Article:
Her playing career framed her approach to her professional one. Scott used to play up in travel soccer, her 14-and-under team going head to head with 17-and-unders. Her coach did it purposefully, knowing that it would force them to work collectively as a team but also recognizing that when their turn came, when they were the under-17 team, it would be that much easier. It honed traits she already had—perseverance and determination—while also developing her resilience.

Some might call it pluck, but that seems a little too quaint for Scott. She is grit and tenacity, more a “Oh yeah, watch me,” than a “gosh darn.” She does not, that is to say, hear the words “can’t” or “won’t” and think like the little engine. She’s more of a locomotive, steamrolling ahead. “My innate response to a challenge has always been, bring it the f– on,’’ she says with a laugh. “That should probably be the title of my book one day.’’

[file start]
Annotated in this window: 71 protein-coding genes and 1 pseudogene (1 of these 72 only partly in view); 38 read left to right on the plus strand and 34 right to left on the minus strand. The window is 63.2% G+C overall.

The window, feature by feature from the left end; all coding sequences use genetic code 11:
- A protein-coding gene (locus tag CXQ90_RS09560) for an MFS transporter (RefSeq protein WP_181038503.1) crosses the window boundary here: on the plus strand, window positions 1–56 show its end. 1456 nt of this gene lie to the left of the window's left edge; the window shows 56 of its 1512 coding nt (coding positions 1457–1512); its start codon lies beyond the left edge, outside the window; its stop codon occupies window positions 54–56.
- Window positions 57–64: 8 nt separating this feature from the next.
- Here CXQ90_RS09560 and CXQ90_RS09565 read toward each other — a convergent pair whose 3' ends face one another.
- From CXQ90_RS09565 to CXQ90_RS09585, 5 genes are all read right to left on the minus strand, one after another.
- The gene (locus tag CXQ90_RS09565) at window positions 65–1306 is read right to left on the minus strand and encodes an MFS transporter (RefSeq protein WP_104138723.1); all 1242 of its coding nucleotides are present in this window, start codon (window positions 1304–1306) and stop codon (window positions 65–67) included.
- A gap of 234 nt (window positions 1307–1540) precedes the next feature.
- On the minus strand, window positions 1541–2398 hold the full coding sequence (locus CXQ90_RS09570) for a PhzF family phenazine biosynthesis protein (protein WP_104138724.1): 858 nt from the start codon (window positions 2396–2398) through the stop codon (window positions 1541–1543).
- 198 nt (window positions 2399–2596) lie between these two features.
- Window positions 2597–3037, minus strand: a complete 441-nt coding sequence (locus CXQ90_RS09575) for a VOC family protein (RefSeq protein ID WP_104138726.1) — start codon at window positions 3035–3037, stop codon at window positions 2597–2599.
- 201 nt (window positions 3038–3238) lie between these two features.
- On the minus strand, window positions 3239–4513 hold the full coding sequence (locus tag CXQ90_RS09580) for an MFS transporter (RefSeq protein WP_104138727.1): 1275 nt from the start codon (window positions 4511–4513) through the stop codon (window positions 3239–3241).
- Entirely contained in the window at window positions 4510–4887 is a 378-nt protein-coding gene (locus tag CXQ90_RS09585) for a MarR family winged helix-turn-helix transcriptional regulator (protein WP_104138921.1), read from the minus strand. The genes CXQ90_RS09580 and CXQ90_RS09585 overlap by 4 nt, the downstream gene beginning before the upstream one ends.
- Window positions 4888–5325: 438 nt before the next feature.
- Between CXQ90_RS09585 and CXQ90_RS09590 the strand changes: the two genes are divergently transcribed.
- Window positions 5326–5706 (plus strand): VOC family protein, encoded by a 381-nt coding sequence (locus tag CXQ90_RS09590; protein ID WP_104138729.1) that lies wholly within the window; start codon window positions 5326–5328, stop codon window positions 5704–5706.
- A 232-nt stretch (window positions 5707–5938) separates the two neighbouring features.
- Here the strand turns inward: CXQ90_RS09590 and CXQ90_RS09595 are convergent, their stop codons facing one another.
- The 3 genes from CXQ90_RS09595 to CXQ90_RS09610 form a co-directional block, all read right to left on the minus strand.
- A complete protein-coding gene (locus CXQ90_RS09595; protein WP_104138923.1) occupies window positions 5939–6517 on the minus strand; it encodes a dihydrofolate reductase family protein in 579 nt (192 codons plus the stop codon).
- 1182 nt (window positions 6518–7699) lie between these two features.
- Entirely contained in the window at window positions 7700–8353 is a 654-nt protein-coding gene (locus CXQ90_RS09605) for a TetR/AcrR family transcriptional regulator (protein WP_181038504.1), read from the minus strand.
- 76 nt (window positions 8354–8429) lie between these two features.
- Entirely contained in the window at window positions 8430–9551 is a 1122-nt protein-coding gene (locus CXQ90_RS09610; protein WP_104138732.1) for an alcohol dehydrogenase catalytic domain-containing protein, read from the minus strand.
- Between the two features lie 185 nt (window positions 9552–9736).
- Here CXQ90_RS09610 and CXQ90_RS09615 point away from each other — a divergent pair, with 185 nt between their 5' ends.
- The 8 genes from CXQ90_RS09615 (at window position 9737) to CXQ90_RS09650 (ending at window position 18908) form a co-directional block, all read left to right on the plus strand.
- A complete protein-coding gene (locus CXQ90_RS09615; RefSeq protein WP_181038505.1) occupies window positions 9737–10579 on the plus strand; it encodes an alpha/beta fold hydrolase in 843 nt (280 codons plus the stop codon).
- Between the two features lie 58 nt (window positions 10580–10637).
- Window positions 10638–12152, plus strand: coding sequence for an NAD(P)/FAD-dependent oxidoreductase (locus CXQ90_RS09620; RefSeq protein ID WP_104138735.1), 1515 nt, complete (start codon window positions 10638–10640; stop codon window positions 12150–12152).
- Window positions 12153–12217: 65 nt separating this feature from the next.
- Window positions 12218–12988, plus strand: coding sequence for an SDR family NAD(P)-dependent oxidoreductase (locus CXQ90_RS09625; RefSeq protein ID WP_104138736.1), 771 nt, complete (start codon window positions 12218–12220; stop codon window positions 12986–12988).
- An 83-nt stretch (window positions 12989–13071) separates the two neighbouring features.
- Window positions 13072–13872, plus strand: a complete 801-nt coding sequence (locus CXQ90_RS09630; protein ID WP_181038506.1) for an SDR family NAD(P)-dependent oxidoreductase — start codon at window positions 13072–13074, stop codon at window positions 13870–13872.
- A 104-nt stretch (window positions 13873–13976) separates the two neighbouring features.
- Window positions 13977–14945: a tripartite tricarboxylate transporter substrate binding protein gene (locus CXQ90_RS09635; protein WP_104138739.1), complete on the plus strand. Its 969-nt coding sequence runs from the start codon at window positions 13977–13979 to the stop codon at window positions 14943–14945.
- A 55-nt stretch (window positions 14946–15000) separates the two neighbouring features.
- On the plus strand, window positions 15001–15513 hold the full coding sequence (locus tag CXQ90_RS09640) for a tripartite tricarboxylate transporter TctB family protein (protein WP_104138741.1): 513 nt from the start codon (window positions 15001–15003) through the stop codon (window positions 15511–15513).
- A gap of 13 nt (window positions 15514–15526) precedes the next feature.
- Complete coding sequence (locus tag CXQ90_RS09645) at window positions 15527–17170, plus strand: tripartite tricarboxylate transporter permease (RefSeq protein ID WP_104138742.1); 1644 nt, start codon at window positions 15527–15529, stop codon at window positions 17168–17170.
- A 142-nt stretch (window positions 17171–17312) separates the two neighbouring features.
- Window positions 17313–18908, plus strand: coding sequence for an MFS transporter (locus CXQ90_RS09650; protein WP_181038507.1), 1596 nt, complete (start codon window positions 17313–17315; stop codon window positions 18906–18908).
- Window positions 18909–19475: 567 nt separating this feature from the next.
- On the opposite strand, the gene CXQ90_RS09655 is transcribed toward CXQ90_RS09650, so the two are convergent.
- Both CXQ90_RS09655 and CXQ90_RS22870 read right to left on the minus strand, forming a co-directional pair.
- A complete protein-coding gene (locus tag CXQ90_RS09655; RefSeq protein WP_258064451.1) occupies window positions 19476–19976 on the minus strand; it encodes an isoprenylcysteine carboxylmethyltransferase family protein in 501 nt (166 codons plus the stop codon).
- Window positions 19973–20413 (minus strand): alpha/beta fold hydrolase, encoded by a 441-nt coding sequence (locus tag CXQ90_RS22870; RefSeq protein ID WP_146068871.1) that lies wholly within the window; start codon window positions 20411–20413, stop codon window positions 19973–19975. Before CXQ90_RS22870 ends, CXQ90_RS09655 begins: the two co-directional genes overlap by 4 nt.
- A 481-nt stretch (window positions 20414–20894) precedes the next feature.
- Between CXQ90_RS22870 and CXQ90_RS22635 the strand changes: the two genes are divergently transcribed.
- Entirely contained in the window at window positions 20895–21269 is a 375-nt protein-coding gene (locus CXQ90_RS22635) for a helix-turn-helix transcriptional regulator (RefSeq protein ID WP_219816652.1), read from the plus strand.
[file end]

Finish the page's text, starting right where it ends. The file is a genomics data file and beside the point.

Her own athletic dreams died hard and young, courtesy of a knee injury. Instead, Scott went to the University of California, Berkeley, and got her sports fix by writing columns for a Cal-centric magazine and website. She also became the Bears’ first female “mic” man (leading cheers at football and basketball games), approaching the job much the same way her parents considered her sports pursuits. Well, why not me? she asked. A gig running a student segment on a local television affiliate led to her first real job.

After Scott graduated in 2005, a producer of the show called and asked if she wanted to call some area high school football games. It was love at first play call. Soon Scott was doing a little bit of everything, including TV reporting for Cal football and hosting the Bears’ postgame radio show. She followed the same pattern after landing a full-time job with KNBR, the radio affiliate for the San Francisco 49ers, Giants, and Golden State Warriors. Along with doing sports updates and filling in for host spots as needed, she found work as a sideline reporter for the professional soccer team in town, reported for the minor league baseball team, and did some anchoring work when the NBC affiliate needed a pinch hitter.